While I have written GLBT content in the past, I’ve only written for the M/M romance community for a couple of years—and young adult works at that. When I peruse Dreamspinner’s wonderful library of works, it is readily apparent how much we, as authors, and you as readers, have accomplished to advance the rights of the LGBT community.

I’m old. I remember when no child protection laws existed, I remember segregation, and I remember when it was illegal to be gay in most states. Hell, I remember witchcraft was still illegal. While there have been qualified advances in the law over the past sixty years—most in respect to discrimination and hate crimes—progress in the recognition of rights and acceptance of the GLBTQIAP community has been slow. Very slow. In fact, most of the advancement has occurred in the past ten years. By way of example, intersex people were only granted negligible rights in 2006. We’re only now beginning to recognize the rights of transgender and transsexual individuals. And all of the aforementioned, from children’s rights to the rights of GLBTQIAP individuals is because we and our allies have come together to protect human beings.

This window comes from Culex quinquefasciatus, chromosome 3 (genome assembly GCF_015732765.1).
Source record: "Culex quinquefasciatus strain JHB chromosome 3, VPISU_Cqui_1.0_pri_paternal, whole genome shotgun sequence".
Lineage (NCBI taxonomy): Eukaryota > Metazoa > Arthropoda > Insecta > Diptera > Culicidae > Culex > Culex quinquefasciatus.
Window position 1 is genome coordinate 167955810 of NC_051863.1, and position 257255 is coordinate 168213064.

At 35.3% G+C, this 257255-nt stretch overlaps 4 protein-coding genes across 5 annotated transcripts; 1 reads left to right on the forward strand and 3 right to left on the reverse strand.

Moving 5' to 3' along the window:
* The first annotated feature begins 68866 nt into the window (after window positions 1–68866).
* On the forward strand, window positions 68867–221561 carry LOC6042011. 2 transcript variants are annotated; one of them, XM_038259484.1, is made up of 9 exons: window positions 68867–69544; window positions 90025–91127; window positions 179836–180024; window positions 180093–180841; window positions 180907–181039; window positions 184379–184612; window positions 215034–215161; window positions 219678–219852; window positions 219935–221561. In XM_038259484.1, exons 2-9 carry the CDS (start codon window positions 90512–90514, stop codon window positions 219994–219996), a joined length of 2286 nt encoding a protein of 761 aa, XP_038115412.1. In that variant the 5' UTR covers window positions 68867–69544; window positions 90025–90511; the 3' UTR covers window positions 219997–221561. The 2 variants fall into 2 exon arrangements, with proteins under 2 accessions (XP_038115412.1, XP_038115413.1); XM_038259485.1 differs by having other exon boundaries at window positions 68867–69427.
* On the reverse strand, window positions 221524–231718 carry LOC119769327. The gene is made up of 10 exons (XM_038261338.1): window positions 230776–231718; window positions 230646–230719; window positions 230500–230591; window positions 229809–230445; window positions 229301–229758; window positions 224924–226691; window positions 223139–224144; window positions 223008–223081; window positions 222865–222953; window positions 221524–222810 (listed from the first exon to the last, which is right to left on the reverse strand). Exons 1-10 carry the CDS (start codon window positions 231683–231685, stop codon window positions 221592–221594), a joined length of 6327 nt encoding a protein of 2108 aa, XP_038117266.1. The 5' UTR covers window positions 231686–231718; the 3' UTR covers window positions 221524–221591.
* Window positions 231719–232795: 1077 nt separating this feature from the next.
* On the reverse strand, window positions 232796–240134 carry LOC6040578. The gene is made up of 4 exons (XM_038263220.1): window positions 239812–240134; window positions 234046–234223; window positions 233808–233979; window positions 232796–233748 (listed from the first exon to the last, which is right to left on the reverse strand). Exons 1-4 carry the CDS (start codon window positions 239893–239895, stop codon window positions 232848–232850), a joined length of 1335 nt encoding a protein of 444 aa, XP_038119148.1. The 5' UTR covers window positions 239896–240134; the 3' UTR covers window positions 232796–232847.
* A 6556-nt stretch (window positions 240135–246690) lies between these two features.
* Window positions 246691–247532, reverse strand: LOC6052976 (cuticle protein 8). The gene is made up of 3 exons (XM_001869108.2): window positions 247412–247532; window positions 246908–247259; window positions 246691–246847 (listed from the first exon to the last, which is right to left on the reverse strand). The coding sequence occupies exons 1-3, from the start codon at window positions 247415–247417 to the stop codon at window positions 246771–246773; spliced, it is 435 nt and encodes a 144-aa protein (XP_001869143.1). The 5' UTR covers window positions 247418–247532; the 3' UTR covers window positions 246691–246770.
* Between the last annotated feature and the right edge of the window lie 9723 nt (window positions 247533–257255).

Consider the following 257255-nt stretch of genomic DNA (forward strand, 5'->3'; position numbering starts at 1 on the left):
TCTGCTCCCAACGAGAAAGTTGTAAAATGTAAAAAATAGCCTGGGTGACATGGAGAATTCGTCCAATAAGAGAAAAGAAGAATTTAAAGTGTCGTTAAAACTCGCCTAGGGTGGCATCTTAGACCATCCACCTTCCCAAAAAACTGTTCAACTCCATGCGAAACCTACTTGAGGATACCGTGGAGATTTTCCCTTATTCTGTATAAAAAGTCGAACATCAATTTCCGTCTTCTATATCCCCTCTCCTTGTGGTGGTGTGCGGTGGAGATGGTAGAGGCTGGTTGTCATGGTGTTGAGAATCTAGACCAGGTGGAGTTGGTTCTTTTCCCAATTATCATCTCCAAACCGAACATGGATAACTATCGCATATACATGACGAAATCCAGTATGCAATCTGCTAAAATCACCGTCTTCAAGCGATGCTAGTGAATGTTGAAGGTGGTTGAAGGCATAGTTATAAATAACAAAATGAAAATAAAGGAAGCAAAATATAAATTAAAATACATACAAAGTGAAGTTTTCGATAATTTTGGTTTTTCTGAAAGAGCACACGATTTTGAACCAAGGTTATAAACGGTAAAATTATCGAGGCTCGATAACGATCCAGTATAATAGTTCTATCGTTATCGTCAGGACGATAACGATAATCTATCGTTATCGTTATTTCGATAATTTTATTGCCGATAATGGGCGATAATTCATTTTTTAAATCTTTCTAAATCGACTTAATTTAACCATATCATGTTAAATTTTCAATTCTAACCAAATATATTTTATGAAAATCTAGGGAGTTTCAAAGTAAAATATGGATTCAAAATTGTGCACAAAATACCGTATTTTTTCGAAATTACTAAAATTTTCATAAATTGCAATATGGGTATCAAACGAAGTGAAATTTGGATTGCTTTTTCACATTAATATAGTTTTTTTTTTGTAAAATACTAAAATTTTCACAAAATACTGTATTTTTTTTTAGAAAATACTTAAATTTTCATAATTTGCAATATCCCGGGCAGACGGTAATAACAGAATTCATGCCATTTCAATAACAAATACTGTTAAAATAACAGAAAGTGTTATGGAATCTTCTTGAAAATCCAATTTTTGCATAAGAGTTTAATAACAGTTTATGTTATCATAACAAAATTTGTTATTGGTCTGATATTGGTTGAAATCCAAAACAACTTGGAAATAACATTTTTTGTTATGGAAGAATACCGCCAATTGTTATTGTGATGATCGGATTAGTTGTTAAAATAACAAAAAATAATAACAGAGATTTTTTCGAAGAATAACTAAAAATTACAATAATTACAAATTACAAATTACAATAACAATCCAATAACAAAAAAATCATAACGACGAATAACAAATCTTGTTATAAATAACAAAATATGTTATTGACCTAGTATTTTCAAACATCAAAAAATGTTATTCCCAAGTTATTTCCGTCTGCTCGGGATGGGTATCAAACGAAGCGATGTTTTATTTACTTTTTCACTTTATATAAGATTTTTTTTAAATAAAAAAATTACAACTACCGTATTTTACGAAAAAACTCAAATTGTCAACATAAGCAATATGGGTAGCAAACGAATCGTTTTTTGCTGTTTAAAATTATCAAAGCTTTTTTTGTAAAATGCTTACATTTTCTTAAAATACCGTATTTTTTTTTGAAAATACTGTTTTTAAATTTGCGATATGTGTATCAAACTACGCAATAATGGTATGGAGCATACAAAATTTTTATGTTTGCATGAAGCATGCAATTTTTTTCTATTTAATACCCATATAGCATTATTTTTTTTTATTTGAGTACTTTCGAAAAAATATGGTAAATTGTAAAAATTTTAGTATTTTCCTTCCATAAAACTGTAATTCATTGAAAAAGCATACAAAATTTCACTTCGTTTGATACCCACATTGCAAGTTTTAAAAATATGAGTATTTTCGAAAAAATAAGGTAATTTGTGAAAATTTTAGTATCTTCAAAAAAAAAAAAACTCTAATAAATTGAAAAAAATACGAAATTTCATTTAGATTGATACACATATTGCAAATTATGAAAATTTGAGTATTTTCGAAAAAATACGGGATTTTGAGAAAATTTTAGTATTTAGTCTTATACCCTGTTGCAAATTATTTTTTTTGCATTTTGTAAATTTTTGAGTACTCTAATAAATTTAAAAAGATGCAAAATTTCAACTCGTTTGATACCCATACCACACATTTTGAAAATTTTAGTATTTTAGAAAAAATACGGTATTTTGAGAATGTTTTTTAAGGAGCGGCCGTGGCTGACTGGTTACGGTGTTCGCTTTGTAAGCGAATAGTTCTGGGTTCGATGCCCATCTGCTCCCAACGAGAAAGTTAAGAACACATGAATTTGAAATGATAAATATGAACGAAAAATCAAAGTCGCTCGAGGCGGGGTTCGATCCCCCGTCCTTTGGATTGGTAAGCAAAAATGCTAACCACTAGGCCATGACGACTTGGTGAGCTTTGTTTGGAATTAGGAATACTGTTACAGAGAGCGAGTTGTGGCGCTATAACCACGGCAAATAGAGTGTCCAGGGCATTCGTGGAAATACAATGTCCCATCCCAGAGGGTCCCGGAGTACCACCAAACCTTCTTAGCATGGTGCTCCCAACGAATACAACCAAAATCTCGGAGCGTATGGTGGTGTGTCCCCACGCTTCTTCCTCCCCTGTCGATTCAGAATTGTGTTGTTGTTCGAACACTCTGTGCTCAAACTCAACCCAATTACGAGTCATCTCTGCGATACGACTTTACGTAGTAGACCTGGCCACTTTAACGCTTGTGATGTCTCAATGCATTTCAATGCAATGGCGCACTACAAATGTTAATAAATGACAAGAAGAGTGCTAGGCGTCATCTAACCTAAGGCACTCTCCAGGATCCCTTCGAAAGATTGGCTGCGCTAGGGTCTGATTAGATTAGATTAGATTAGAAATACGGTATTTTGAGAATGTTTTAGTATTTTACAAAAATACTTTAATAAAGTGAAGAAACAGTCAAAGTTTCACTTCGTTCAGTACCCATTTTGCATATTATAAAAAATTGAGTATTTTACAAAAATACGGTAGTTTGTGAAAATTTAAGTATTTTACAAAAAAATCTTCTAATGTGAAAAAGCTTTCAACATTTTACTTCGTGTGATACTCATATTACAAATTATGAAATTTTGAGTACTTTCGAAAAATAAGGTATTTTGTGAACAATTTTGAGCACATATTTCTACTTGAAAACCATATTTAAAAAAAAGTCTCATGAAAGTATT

The Supreme Court’s decision legalizing gay marriage is a historic event, to be sure. But it’s more than that. It ensures that every generation alive today lives in a time of profound change—not only one of change in perspective, but also one of behavior and the law. Now, more than ever before. As authors and readers, we bring awareness to the world. That makes me proud and I hope to bring you works that inspire you, give you strength and, above all, give you hope. Read more books! As tough as it may be, talk to people. Engage them in meaningful conversation. We’re changing the world one book at a time!

Comment below and let us know how else you think we’re changing the world for the better and don’t forget to enter for a chance to win! Thank you for celebrating the release of A Solitary Man with us! Go buy the book, read it, and become involved!